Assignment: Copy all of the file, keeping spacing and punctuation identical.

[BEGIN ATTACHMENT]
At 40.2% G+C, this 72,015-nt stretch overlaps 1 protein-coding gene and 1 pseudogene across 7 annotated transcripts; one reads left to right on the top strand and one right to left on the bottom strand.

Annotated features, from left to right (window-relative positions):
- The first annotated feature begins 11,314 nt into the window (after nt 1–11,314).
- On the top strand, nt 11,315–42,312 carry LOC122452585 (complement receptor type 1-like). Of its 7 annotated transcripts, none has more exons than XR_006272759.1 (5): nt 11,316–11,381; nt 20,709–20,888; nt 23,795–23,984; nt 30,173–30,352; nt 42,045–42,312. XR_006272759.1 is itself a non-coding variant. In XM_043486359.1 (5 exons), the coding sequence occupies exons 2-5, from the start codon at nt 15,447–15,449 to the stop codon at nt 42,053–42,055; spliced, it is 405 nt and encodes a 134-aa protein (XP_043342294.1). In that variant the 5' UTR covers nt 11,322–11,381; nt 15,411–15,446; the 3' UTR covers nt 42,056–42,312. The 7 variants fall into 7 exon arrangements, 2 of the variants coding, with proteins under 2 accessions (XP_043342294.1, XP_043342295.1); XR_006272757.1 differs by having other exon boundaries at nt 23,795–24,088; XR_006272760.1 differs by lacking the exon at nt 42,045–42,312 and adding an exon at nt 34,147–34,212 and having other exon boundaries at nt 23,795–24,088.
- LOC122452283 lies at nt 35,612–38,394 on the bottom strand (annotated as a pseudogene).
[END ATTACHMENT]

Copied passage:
At 40.2% G+C, this 72,015-nt stretch overlaps 1 protein-coding gene and 1 pseudogene across 7 annotated transcripts; one reads left to right on the top strand and one right to left on the bottom strand.

Annotated features, from left to right (window-relative positions):
- The first annotated feature begins 11,314 nt into the window (after nt 1–11,314).
- On the top strand, nt 11,315–42,312 carry LOC122452585 (complement receptor type 1-like). Of its 7 annotated transcripts, none has more exons than XR_006272759.1 (5): nt 11,316–11,381; nt 20,709–20,888; nt 23,795–23,984; nt 30,173–30,352; nt 42,045–42,312. XR_006272759.1 is itself a non-coding variant. In XM_043486359.1 (5 exons), the coding sequence occupies exons 2-5, from the start codon at nt 15,447–15,449 to the stop codon at nt 42,053–42,055; spliced, it is 405 nt and encodes a 134-aa protein (XP_043342294.1). In that variant the 5' UTR covers nt 11,322–11,381; nt 15,411–15,446; the 3' UTR covers nt 42,056–42,312. The 7 variants fall into 7 exon arrangements, 2 of the variants coding, with proteins under 2 accessions (XP_043342294.1, XP_043342295.1); XR_006272757.1 differs by having other exon boundaries at nt 23,795–24,088; XR_006272760.1 differs by lacking the exon at nt 42,045–42,312 and adding an exon at nt 34,147–34,212 and having other exon boundaries at nt 23,795–24,088.
- LOC122452283 lies at nt 35,612–38,394 on the bottom strand (annotated as a pseudogene).